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Russia Ukraine Conflict in simple terms

US Rep. Ilhan Omar (D-MN) (L) talks with Speaker of the House Nancy Pelosi (D-CA) during a rally with fellow Democrats before voting on H.R. 1, or the People Act, on the East Steps of the US Capitol on March 08, 2019 in Washington, DC. (AFP photo)
TOPSHOT - This picture shows an apartment building destroyed after shelling the day before in Ukraine's second-biggest city of Kharkiv on March 8, 2022. The number of people fleeing the war flooding across Ukraine's borders to escape towns devastated by shelling and air strikes passed two million, in Europe's fastest-growing refugee crisis since World War II, according to the United Nations. (Photo by Sergey BOBOK / AFP)

It seems that the Russian military operation in Ukraine is taking a new turn, peace talks are currently in session with humanitarian corridors defined, but at the same time, conflict rages on.

But why did the leader of Russia tear up a peace deal with its neighbor and unleash, what European leaders have labeled "Putin's war?

The Russia Ukraine conflict in a nutshell

February the 24th at a predawn tv address, Vladimir Putin declared that Russia could not feel safe, develop, or exist, because of what he claimed was a constant threat from modern Ukraine.

And so, the conflict began. Almost immediately Russia launched its military operation against Ukrainian airports. Tanks and troops rolled in from Russia and big cities became conflict zones.

Russia says the operation is aimed at the Demilitarisation and de Nazification of Ukraine. The Ukrainian government says Putin's claims are untrue.

Putin's main objection was NATO. The Russian president says NATO's expansion across Eastern Europe is a serious threat for Russia.

Since 1991 NATO has absorbed 11 Eastern European countries and three former Soviet republics. Even before Vladimir Putin became president in 2000, Russia took a dim view of this, even assurances were given to the last Soviet leader Mikhail Gorbachev that NATO wouldn't move an inch farther east after German reunification in 1990.

Even Western military experts believe that, looking from a Russian military perspective, worrying about NATO's enlargement is understandable, but they argue that no one in their right mind would ever imagine invading Russia.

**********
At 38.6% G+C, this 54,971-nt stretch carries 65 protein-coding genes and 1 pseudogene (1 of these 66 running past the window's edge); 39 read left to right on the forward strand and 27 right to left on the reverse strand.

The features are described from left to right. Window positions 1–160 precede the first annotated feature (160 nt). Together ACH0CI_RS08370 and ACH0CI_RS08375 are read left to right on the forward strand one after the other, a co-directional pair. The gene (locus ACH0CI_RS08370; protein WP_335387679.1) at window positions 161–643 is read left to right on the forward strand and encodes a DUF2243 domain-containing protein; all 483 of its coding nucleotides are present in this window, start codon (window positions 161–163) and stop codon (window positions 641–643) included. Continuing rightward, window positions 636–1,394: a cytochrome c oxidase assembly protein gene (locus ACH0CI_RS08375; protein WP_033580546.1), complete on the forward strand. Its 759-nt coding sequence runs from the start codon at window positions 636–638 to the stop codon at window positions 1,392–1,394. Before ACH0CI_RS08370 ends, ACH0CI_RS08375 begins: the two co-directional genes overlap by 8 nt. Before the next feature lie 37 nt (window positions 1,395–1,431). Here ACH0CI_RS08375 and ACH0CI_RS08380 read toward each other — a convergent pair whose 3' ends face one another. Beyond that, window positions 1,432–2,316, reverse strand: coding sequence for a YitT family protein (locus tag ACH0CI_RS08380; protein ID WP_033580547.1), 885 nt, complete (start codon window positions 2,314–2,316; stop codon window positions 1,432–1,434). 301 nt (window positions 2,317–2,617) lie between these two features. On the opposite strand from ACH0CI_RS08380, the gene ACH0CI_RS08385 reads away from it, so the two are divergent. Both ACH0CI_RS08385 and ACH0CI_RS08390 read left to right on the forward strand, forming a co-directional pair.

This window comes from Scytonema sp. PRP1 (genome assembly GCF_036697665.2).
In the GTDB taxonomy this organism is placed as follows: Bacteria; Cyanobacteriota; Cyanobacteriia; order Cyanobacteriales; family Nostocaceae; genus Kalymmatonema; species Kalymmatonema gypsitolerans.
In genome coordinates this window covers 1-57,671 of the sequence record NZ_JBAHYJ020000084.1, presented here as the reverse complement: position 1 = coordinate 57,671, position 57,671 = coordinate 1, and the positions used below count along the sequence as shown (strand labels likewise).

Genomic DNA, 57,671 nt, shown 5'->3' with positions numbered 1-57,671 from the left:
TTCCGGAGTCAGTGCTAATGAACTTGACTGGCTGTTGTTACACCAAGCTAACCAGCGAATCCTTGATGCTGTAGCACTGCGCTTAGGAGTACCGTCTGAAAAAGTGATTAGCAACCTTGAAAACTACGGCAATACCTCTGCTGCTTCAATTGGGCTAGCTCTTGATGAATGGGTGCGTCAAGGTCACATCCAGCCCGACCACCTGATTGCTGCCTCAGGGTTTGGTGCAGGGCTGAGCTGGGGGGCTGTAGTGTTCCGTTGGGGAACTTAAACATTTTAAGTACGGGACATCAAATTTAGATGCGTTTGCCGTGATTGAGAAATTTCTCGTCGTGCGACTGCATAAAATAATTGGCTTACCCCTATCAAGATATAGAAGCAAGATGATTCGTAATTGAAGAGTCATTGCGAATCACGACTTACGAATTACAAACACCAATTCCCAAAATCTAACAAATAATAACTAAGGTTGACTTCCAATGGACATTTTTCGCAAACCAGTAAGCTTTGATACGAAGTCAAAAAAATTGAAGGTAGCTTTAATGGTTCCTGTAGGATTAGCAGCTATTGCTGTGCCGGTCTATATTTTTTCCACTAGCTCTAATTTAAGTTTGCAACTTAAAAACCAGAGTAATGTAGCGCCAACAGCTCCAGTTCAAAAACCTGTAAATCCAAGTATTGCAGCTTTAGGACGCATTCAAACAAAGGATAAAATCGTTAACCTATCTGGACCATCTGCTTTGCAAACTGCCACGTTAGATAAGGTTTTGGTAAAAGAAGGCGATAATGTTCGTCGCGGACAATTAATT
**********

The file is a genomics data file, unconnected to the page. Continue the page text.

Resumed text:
The US eastward expansion of NATO after the collapse of the Soviet Union was an erroneous strategy. After the cold war, no war or arms race was threatening the West, yet they continued to build up their military and inched towards the Russian borders.

The North Atlantic Alliance claims that its existence is purely for defensive purposes, yet history shows that it's been involved in numerous conflicts since its creation.

 NATO conducted no military operations during the Cold War, but in 1990, it carried out its first operation. Overall, NATO was involved in a dozen wars. Half of which were actually started with the help of the Northern Alliance.

This is the main reason why some European members are pursuing a military strategy of independence from NATO. They say they prefer not to be under US influence and follow Washington and its military adventures.

There are many Europeans who believe NATO is irrelevant for Europe. At the same time, there are Americans who question the very existence of such alliances, saying NATO is only good for Europe and the US is doing them a favour.

Putin also talked about the rise of neo Nazi groups in Ukraine. The Russian president has said he ordered the military operation to de-Nazify the Ukrainian government.

Western officials, such as former US ambassador to Russia, Michael McFaul, have called this pure propaganda insisting there are no Nazis in Ukraine, but figures show that since 2014, Ukraine has seen a rise in extreme right wing parties and neo Nazi groups.

Concerns have been raised regarding the links between the Ukrainian far right groups and Neo Nazis, specifically, the nationalist Azov battalion that came to prominence at the height of the Ukrainian conflict and is now a unit within the country's military.

Since last November, there has been a considerable spike in the number of stories linking Ukraine to Nazism. The West and its Ukrainian allies have opportunistically exploited and empowered the extreme right in Ukraine.

They pulled off a coup amidst anti government protests in 2014 and then by redirecting it to fight pro independence militias in eastern Ukraine. There is a fear that the conflict is likely to further empower Ukrainian and international Neo Nazis as the war attracts fighters from around the world and provides them with weapons, military training, and the combat experience that many of them so terribly crave

These groups are not looking to defend Ukraine, but to establish a state of their own.

There is no easy way to eradicate the virulent far right extremism that has been poisoning Ukrainian politics and public life. But without vigorous and immediate efforts to counteract far right extremism, it may soon endanger the state itself.

With the conflict in Ukraine still going strong, and the peace negotiations having so far resulted in nothing,

One certainty is that nobody really knows when to expect all the drama to end but at least we know how it all started.


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